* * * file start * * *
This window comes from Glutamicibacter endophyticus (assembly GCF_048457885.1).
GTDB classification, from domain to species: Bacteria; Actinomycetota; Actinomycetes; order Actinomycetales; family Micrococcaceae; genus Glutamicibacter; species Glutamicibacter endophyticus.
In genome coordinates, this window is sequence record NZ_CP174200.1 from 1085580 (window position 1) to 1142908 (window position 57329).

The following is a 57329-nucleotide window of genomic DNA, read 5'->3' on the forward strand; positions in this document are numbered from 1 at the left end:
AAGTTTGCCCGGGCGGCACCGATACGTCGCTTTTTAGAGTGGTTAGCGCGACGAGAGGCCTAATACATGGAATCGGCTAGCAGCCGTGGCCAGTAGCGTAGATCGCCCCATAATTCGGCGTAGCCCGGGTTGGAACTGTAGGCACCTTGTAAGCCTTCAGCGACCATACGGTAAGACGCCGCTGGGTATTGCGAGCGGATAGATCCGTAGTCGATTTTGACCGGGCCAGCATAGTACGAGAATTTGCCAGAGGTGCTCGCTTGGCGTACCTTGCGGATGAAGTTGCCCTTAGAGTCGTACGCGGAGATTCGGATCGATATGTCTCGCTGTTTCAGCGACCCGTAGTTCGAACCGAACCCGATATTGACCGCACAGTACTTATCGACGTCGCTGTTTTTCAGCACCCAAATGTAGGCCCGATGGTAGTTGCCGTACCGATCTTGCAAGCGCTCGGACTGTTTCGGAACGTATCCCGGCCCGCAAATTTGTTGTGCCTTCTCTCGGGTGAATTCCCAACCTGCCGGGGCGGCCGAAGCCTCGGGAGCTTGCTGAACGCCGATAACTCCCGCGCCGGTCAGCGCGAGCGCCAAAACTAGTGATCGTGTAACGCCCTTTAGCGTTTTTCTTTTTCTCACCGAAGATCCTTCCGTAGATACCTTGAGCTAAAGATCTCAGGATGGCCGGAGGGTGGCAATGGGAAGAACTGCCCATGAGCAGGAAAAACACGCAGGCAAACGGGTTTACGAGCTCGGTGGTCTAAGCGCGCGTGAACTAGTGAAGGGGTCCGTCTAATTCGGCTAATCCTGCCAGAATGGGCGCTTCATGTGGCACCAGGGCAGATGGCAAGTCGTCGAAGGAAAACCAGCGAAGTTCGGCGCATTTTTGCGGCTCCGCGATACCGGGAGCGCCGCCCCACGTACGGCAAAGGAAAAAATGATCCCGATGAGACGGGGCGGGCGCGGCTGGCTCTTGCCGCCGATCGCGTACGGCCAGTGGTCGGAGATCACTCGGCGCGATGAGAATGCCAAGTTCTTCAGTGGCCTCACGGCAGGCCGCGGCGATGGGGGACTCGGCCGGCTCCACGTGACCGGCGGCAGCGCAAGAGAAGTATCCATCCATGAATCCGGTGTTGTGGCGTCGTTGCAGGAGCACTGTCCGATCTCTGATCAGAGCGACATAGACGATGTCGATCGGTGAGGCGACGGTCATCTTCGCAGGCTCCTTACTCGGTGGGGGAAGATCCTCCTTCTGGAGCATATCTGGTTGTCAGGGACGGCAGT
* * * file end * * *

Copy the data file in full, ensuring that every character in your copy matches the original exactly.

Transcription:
This window comes from Glutamicibacter endophyticus (assembly GCF_048457885.1).
GTDB classification, from domain to species: Bacteria; Actinomycetota; Actinomycetes; order Actinomycetales; family Micrococcaceae; genus Glutamicibacter; species Glutamicibacter endophyticus.
In genome coordinates, this window is sequence record NZ_CP174200.1 from 1085580 (window position 1) to 1142908 (window position 57329).

The following is a 57329-nucleotide window of genomic DNA, read 5'->3' on the forward strand; positions in this document are numbered from 1 at the left end:
AAGTTTGCCCGGGCGGCACCGATACGTCGCTTTTTAGAGTGGTTAGCGCGACGAGAGGCCTAATACATGGAATCGGCTAGCAGCCGTGGCCAGTAGCGTAGATCGCCCCATAATTCGGCGTAGCCCGGGTTGGAACTGTAGGCACCTTGTAAGCCTTCAGCGACCATACGGTAAGACGCCGCTGGGTATTGCGAGCGGATAGATCCGTAGTCGATTTTGACCGGGCCAGCATAGTACGAGAATTTGCCAGAGGTGCTCGCTTGGCGTACCTTGCGGATGAAGTTGCCCTTAGAGTCGTACGCGGAGATTCGGATCGATATGTCTCGCTGTTTCAGCGACCCGTAGTTCGAACCGAACCCGATATTGACCGCACAGTACTTATCGACGTCGCTGTTTTTCAGCACCCAAATGTAGGCCCGATGGTAGTTGCCGTACCGATCTTGCAAGCGCTCGGACTGTTTCGGAACGTATCCCGGCCCGCAAATTTGTTGTGCCTTCTCTCGGGTGAATTCCCAACCTGCCGGGGCGGCCGAAGCCTCGGGAGCTTGCTGAACGCCGATAACTCCCGCGCCGGTCAGCGCGAGCGCCAAAACTAGTGATCGTGTAACGCCCTTTAGCGTTTTTCTTTTTCTCACCGAAGATCCTTCCGTAGATACCTTGAGCTAAAGATCTCAGGATGGCCGGAGGGTGGCAATGGGAAGAACTGCCCATGAGCAGGAAAAACACGCAGGCAAACGGGTTTACGAGCTCGGTGGTCTAAGCGCGCGTGAACTAGTGAAGGGGTCCGTCTAATTCGGCTAATCCTGCCAGAATGGGCGCTTCATGTGGCACCAGGGCAGATGGCAAGTCGTCGAAGGAAAACCAGCGAAGTTCGGCGCATTTTTGCGGCTCCGCGATACCGGGAGCGCCGCCCCACGTACGGCAAAGGAAAAAATGATCCCGATGAGACGGGGCGGGCGCGGCTGGCTCTTGCCGCCGATCGCGTACGGCCAGTGGTCGGAGATCACTCGGCGCGATGAGAATGCCAAGTTCTTCAGTGGCCTCACGGCAGGCCGCGGCGATGGGGGACTCGGCCGGCTCCACGTGACCGGCGGCAGCGCAAGAGAAGTATCCATCCATGAATCCGGTGTTGTGGCGTCGTTGCAGGAGCACTGTCCGATCTCTGATCAGAGCGACATAGACGATGTCGATCGGTGAGGCGACGGTCATCTTCGCAGGCTCCTTACTCGGTGGGGGAAGATCCTCCTTCTGGAGCATATCTGGTTGTCAGGGACGGCAGT